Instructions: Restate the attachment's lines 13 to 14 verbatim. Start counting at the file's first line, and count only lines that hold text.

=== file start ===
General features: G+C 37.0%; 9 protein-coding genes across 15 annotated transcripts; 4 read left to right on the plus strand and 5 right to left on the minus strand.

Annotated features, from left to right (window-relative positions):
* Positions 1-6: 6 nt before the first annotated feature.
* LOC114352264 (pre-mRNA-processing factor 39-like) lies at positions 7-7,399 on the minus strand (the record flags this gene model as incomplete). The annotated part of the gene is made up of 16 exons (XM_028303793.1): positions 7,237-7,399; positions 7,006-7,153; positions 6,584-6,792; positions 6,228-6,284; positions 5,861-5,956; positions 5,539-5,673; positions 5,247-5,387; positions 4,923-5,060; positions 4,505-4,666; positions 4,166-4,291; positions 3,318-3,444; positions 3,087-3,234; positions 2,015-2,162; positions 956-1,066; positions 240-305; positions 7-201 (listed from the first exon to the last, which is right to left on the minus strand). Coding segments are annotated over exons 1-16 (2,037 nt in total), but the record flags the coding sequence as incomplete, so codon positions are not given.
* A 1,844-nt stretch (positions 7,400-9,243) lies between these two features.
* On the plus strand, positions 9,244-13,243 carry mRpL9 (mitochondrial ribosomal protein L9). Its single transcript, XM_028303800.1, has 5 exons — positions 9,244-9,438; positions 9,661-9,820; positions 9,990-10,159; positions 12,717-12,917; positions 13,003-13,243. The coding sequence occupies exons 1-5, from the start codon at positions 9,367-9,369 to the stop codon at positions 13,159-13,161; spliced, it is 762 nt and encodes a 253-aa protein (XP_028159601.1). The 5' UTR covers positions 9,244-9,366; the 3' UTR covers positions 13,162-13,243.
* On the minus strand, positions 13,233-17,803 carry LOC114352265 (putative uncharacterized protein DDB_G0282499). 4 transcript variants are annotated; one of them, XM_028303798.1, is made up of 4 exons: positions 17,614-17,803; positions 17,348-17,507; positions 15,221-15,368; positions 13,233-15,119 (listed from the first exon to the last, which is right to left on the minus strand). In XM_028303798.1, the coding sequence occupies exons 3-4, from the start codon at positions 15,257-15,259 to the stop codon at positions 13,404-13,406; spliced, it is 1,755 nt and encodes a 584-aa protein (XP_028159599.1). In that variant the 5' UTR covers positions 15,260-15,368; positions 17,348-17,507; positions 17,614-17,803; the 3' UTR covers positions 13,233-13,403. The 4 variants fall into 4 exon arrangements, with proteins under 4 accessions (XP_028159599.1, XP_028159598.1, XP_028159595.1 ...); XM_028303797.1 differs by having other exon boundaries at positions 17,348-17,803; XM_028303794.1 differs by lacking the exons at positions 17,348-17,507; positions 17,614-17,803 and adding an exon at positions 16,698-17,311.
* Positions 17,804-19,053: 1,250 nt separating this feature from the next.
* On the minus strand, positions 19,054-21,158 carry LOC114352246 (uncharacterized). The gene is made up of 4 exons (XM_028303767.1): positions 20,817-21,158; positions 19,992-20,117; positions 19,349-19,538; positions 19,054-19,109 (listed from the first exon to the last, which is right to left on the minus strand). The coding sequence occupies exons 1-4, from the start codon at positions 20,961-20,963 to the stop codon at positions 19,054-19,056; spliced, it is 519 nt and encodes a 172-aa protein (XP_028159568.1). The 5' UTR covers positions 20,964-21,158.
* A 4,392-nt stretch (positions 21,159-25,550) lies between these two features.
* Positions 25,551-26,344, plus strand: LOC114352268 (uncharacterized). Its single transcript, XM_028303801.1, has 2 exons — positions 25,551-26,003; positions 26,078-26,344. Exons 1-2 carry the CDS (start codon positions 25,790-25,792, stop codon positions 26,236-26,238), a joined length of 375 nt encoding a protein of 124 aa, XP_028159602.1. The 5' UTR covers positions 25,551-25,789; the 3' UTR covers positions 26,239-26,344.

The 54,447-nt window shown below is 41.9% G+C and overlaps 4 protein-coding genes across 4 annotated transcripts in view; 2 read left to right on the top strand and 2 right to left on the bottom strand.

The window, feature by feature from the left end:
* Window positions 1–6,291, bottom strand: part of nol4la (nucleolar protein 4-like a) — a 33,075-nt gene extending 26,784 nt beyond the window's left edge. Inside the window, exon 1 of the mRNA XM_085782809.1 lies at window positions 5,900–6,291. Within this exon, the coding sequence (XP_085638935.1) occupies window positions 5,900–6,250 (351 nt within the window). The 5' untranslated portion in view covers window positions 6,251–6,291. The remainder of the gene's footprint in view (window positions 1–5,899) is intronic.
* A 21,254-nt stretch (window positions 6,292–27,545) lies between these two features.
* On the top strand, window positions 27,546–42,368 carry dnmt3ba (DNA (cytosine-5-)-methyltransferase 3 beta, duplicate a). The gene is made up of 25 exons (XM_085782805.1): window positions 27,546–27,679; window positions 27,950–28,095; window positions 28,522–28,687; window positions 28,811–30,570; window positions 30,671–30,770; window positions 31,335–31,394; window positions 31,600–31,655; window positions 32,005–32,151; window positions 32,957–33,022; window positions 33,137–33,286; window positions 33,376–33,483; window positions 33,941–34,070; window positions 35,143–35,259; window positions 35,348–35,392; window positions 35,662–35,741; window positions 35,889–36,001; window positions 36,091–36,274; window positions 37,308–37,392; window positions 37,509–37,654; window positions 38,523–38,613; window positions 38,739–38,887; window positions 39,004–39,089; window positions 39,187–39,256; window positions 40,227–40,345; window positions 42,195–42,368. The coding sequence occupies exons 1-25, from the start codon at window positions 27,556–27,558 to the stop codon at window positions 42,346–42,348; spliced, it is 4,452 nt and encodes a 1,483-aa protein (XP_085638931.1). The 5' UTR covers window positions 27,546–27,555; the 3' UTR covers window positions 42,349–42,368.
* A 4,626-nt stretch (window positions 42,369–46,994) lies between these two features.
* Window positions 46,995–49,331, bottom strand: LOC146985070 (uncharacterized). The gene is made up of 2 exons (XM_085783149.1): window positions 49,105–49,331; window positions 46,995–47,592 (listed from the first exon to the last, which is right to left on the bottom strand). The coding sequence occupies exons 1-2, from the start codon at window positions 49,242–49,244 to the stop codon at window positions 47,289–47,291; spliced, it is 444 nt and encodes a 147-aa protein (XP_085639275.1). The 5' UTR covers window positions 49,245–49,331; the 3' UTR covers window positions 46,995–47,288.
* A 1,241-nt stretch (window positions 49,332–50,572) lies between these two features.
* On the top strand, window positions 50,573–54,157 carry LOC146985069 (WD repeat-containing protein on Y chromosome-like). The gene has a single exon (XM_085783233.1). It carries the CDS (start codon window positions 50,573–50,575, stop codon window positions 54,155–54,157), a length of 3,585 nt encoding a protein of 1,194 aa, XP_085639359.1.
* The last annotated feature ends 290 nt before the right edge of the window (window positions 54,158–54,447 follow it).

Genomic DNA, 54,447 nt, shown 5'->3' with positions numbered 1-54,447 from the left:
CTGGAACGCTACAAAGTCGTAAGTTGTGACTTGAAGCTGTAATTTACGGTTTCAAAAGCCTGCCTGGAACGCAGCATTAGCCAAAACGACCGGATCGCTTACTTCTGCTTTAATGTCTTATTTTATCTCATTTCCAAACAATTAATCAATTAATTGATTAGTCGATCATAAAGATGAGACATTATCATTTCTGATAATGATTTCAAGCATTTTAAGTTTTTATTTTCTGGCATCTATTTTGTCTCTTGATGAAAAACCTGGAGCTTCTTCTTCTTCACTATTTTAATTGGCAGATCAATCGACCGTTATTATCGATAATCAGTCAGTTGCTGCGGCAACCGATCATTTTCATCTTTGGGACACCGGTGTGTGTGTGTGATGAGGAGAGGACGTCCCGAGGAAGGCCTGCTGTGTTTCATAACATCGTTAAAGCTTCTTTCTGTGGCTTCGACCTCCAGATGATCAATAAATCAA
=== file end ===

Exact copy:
The window, feature by feature from the left end:
* Window positions 1–6,291, bottom strand: part of nol4la (nucleolar protein 4-like a) — a 33,075-nt gene extending 26,784 nt beyond the window's left edge. Inside the window, exon 1 of the mRNA XM_085782809.1 lies at window positions 5,900–6,291. Within this exon, the coding sequence (XP_085638935.1) occupies window positions 5,900–6,250 (351 nt within the window). The 5' untranslated portion in view covers window positions 6,251–6,291. The remainder of the gene's footprint in view (window positions 1–5,899) is intronic.